Donald Trump, the man who defied every political rule and prevailed to win his party's nomination, last week took on perhaps the most sacred political rule of all: Never attack a Gold Star family. Not just because it alienates a vital constituency but because it reveals a shocking absence of elementary decency and of natural empathy for the most profound of human sorrows -- parental grief.
Why did Trump do it? It wasn't a mistake. It was a revelation. It's that he can't help himself. His governing rule in life is to strike back when attacked, disrespected or even slighted. To understand Trump, you have to grasp the General Theory: He judges every action, every pronouncement, every person by a single criterion -- whether or not it/he is "nice" to Trump.
Vladimir Putin called him brilliant (in fact, he didn't, but that's another matter) and a bromance is born. A "Mexican" judge rules against Trump, which makes him a bad person governed by prejudiced racial instincts.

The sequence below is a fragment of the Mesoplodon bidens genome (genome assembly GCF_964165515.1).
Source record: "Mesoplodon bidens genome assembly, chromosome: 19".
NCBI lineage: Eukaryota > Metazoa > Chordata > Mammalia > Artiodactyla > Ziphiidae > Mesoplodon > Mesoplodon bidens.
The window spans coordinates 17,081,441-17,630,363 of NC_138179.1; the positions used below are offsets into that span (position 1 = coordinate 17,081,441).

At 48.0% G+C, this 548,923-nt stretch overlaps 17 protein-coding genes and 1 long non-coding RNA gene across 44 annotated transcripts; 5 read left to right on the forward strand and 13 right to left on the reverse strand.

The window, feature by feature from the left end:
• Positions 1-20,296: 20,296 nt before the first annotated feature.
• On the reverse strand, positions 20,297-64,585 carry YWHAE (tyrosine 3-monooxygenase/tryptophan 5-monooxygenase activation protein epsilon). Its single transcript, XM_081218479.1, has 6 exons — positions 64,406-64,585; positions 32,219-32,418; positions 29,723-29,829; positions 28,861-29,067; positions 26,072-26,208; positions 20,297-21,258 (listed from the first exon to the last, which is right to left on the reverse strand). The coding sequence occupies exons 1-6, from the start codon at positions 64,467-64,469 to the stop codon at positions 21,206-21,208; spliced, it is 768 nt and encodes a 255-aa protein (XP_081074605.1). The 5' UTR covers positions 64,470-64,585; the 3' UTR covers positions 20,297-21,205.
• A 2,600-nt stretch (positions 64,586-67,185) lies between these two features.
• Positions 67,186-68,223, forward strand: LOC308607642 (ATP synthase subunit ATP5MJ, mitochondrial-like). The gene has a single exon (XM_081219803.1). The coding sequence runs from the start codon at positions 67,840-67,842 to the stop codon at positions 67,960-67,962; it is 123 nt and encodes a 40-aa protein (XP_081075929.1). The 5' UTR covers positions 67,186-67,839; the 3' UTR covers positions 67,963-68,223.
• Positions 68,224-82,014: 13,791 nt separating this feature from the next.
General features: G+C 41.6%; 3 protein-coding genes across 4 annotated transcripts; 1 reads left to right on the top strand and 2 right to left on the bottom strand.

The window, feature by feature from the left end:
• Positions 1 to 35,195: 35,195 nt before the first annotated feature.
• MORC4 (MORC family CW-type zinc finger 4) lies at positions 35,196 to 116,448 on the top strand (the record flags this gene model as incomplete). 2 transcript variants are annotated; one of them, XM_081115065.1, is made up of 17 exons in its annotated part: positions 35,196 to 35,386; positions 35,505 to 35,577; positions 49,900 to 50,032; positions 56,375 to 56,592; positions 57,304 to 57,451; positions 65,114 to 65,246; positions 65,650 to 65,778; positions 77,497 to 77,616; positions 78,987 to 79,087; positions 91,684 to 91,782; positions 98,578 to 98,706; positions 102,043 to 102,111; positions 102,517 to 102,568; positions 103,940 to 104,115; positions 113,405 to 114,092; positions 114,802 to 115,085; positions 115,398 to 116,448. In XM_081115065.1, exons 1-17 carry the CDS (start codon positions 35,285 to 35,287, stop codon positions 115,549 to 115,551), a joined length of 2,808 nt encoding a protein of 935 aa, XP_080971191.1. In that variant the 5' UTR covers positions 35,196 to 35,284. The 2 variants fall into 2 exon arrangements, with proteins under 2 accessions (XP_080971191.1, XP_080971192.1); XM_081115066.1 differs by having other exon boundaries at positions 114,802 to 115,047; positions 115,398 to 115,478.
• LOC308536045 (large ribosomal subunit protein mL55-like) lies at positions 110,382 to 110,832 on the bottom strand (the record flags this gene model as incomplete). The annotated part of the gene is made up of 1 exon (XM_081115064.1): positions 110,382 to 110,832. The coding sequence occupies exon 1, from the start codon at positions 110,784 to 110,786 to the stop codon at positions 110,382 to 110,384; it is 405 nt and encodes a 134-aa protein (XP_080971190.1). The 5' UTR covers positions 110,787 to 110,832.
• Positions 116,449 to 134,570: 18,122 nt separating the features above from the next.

House Speaker Paul Ryan criticizes Trump's attack on the Gold Star mother -- so Trump mocks Ryan and praises his primary opponent. On what grounds? That the opponent is an experienced legislator? Is a tested leader?
Not at all. He's "a big fan of what I'm saying, big fan," attests Trump.
You're a fan of his, he's a fan of yours. And vice versa. Treat him "unfairly" and you will pay. House speaker, Gold Star mother, it matters not.
Of course we all try to protect our own dignity and command respect. But Trump's hypersensitivity and unedited, untempered Pavlovian responses are, shall we say, unusual in both ferocity and predictability.
This is beyond narcissism. I used to think Trump was an 11-year-old, an undeveloped schoolyard bully. I was off by about 10 years. His needs are more primitive, an infantile hunger for approval and praise, a craving that can never be satisfied. He lives in a cocoon of solipsism where the world outside himself has value -- indeed exists -- only insofar as it sustains and inflates him.Read the rest of Krauthammer's op-ed HERE.
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